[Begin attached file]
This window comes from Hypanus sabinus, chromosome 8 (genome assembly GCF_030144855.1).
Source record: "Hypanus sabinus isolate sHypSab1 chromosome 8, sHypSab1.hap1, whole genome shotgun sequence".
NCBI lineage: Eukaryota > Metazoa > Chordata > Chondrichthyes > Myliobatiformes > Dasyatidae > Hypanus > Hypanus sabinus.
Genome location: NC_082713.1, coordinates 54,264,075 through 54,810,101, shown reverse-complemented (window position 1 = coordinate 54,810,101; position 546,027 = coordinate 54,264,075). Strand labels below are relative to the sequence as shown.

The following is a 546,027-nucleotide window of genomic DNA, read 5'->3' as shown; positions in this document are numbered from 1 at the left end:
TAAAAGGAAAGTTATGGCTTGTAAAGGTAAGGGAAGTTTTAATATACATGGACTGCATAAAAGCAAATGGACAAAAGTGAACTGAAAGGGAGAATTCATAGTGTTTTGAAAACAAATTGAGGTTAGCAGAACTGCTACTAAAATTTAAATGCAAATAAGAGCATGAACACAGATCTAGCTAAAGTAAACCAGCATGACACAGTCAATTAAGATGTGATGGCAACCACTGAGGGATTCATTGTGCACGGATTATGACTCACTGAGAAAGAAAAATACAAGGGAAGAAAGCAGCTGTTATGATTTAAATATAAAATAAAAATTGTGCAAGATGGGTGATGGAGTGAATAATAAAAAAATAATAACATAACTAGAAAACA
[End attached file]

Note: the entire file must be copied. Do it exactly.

This window comes from Hypanus sabinus, chromosome 8 (genome assembly GCF_030144855.1).
Source record: "Hypanus sabinus isolate sHypSab1 chromosome 8, sHypSab1.hap1, whole genome shotgun sequence".
NCBI lineage: Eukaryota > Metazoa > Chordata > Chondrichthyes > Myliobatiformes > Dasyatidae > Hypanus > Hypanus sabinus.
Genome location: NC_082713.1, coordinates 54,264,075 through 54,810,101, shown reverse-complemented (window position 1 = coordinate 54,810,101; position 546,027 = coordinate 54,264,075). Strand labels below are relative to the sequence as shown.

The following is a 546,027-nucleotide window of genomic DNA, read 5'->3' as shown; positions in this document are numbered from 1 at the left end:
TAAAAGGAAAGTTATGGCTTGTAAAGGTAAGGGAAGTTTTAATATACATGGACTGCATAAAAGCAAATGGACAAAAGTGAACTGAAAGGGAGAATTCATAGTGTTTTGAAAACAAATTGAGGTTAGCAGAACTGCTACTAAAATTTAAATGCAAATAAGAGCATGAACACAGATCTAGCTAAAGTAAACCAGCATGACACAGTCAATTAAGATGTGATGGCAACCACTGAGGGATTCATTGTGCACGGATTATGACTCACTGAGAAAGAAAAATACAAGGGAAGAAAGCAGCTGTTATGATTTAAATATAAAATAAAAATTGTGCAAGATGGGTGATGGAGTGAATAATAAAAAAATAATAACATAACTAGAAAACA